snowave wrote:Was it back in 2004/5, when they got close to 300"?
Yes, that was the year Garry Klassen (lives 20 minutes from Baldy) had 86 ski days. In 1982-83 and 1997-98 I think Baldy got close to 350".
snowave wrote:As I've said before (along with a few others), the fringe areas are toast with the overall climate warming.
We saw no deterioration in SoCal skiing during the sustained warm years in the 1980's and 1990's.
So the question is what's different during the past 8 years?
1) I have identified higher proportion of rain vs. snow. Whether that's random or some real change from 20 years ago with the same L.A. temps I have no idea.
2) Annual temps don't tell the whole story. Maybe the winters are warmer now and the summers were warmer in the 1980's and 1990's. During the 2013-14 and 2017-18 seasons The Big Bear areas never got past half open with advanced runs like Wall/Olympic and Geronimo never opening. Only in 1983-84, the record low snowfall season with only 12 inches, was Snow Summit skiing as limited as in those 2 recent years since it installed the pipe into the lake for big time snowmaking capacity in 1979. So not only were 2013-14 and 2017-18 dry, they were also so warm as to limit snowmaking opportunities. Cold spells after New Years' in both seasons were so infrequent that they had to be used to restore surfaces on existing open runs rather than expand open terrain.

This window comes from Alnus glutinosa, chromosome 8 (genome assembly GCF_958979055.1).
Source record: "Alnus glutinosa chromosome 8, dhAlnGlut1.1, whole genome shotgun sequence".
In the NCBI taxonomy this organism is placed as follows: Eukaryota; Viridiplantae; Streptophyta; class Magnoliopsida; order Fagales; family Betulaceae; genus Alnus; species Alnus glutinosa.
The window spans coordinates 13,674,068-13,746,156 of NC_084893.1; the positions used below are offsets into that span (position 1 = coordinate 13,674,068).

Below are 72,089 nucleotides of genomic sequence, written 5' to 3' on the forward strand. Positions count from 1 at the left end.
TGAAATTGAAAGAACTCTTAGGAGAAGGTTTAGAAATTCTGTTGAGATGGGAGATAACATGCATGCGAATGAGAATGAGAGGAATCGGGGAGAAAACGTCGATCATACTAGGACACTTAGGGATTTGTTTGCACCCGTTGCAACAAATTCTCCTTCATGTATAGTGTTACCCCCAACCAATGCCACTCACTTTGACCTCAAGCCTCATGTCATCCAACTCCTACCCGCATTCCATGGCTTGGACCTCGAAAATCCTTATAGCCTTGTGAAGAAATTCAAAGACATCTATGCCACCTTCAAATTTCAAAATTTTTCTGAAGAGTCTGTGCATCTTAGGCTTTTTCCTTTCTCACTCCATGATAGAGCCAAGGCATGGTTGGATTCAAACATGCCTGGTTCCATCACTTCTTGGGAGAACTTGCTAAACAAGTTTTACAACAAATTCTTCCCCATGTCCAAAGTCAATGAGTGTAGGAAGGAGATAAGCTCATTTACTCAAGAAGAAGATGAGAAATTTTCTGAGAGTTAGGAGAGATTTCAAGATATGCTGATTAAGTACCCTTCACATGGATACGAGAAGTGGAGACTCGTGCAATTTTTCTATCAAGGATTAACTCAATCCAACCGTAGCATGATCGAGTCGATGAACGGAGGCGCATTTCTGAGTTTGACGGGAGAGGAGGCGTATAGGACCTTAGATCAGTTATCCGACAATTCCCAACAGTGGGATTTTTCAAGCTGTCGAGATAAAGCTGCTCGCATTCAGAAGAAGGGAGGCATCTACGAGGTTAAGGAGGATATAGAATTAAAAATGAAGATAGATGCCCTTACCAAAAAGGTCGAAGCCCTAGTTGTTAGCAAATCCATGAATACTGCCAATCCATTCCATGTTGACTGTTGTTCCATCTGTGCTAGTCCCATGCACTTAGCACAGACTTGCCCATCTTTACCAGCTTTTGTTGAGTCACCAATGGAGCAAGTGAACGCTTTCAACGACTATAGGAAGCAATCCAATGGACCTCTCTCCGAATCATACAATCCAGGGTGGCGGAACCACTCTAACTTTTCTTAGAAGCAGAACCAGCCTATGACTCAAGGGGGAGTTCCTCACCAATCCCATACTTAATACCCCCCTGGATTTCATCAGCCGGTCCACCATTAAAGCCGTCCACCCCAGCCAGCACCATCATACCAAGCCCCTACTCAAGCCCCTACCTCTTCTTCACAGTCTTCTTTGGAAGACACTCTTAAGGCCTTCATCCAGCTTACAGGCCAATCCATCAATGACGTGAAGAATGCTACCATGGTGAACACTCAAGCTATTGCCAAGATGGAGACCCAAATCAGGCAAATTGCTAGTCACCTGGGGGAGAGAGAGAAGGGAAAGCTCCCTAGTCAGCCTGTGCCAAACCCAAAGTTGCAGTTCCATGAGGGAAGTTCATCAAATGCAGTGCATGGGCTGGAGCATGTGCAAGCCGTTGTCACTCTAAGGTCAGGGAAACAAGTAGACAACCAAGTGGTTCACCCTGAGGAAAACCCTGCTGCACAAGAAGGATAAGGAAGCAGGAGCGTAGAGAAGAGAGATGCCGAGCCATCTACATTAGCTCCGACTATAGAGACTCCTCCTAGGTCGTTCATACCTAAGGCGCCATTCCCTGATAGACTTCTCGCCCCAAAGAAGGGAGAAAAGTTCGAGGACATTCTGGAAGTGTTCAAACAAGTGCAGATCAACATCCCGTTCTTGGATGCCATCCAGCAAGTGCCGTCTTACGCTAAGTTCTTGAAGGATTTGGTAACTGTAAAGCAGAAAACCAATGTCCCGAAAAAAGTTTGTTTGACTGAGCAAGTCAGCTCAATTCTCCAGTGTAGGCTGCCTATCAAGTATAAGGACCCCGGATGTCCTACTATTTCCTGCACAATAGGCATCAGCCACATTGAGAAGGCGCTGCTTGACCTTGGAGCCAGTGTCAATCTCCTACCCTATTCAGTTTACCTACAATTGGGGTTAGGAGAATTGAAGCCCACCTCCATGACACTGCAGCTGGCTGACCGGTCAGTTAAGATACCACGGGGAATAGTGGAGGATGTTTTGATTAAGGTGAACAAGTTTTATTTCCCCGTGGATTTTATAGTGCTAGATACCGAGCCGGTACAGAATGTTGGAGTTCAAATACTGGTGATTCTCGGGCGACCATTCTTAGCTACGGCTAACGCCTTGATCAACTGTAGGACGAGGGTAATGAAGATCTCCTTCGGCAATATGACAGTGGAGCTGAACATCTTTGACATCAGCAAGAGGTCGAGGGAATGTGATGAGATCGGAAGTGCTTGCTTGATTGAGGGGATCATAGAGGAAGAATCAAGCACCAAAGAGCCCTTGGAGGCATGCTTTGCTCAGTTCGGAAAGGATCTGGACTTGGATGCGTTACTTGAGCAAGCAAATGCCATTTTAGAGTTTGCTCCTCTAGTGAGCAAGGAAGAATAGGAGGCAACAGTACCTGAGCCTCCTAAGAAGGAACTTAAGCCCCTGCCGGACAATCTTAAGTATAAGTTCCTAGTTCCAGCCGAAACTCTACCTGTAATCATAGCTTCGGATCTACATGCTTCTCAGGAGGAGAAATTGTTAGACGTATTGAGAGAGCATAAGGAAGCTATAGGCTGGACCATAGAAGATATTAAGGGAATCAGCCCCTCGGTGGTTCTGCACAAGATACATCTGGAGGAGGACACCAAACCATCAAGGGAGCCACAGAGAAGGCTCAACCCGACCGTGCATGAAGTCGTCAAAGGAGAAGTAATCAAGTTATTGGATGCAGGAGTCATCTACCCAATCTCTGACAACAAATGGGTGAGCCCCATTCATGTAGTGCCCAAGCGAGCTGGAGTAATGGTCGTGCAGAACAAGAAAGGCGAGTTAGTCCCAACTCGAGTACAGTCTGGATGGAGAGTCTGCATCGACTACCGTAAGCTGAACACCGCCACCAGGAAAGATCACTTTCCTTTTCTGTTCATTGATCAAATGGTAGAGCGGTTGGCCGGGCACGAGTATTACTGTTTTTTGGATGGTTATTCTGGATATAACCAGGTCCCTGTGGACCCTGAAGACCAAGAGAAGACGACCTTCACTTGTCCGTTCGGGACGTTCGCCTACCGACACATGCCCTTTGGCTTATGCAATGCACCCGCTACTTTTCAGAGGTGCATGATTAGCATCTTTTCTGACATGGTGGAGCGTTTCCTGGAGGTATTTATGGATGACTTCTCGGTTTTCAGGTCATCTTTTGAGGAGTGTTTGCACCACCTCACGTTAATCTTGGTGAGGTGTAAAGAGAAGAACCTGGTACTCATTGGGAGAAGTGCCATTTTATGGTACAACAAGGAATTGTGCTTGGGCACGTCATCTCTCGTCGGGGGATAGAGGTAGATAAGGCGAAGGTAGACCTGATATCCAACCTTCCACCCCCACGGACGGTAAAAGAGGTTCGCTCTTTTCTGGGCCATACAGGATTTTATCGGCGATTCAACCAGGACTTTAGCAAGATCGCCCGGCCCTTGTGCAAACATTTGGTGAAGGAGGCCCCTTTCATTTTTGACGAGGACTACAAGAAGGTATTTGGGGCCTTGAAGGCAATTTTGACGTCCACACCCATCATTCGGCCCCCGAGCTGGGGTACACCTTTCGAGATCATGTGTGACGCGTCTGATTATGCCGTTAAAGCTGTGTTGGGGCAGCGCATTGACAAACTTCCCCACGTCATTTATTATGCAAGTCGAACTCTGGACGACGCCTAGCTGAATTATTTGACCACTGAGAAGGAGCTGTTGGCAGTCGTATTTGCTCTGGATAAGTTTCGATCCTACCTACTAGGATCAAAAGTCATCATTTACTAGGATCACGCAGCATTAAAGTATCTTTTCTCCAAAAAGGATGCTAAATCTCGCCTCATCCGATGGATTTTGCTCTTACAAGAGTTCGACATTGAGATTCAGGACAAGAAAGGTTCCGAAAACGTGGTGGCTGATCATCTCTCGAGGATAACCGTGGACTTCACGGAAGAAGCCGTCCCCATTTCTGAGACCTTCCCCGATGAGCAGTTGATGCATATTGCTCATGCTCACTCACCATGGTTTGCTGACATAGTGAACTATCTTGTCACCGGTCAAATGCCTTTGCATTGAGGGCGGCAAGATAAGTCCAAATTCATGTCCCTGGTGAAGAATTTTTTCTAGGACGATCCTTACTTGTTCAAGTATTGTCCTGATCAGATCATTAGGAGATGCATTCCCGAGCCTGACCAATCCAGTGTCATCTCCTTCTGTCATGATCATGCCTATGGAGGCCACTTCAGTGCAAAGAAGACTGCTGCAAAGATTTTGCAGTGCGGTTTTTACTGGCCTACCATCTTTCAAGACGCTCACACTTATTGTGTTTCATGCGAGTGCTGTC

California precipitation is among the most volatile in the world. Therefore it will take a long time to become confident that deviations are not random. That's why rain vs. snow is the climate trend aspect to which I and other skiers should pay the most attention. As a region with erratic and not that high precipitation, a meaningful increase in rain vs. snow could make much of SoCal a "fringe" ski region.
Big Bear's percents of terrain open have an average over these past 8 years similar to the long term average during early and mid season with a decline only for late season past mid-March. Snowmaking effectiveness in December/January is still reliable overall. So I think Big Bear's future is fairly secure for the intermediate term.